UK holiday firms ordered to pay refunds for trips cancelled in Covid crisis
UK package holiday firms have been ordered to offer refunds to customers whose trips were cancelled due to the coronavirus pandemic after the regulator found they were illegally holding onto the cash.
The Competition and Markets Authority (CMA) said it had received more than 17,500 complaints from consumers looking to get their money back.
It has written to more than 100 of the most commonly criticised companies, stating that full cash refunds should be provided “promptly and without undue delay”.
“The CMA has been receiving reports that businesses have not been respecting their customers’ statutory rights to a refund for package holidays that were cancelled by either party due to certain lockdown restrictions imposed by authorities in the UK and abroad,” it said.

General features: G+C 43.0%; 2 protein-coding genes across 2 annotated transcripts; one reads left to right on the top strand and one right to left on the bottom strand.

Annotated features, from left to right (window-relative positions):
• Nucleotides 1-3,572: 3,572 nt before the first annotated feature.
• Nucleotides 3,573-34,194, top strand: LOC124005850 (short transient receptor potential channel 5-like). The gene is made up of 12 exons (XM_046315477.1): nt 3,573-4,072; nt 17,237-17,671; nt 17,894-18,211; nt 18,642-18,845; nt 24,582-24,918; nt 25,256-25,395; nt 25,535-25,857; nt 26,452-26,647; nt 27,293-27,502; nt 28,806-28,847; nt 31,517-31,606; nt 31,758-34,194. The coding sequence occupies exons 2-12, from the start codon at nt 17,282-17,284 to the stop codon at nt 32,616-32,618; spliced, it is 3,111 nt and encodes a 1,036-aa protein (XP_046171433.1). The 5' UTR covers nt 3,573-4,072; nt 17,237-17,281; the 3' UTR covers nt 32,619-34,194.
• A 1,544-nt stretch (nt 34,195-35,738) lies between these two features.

Holiday firms had been engaging in unfair practices or providing misleading information to customers about their rights, a CMA investigation found, with customers refused refunds within the 14-day period required by law or deflected with the offer of a voucher or rebooked holiday.
Holiday firms and airlines have come under fire over attempts to cling on to customers’ payment as they burn through cash after global lockdowns to stop the spread of the pandemic crippled travel demand.
The CMA also found that consumers had deposits withheld and were charged cancellation fees when exercising their legal right to terminate a package holiday and get a full refund.
Firms also went out of their way to prevent customers from making contact, creating “significant barriers” by using phone lines that were swamped with callers or offering no reasonable means of communication.
"When consumers are contacted, either about existing or new bookings, they should be given clear and legally correct information about their options following termination. These should always include the option of receiving a full cash refund without undue delay and in any event not later than 14 days," the CMA said.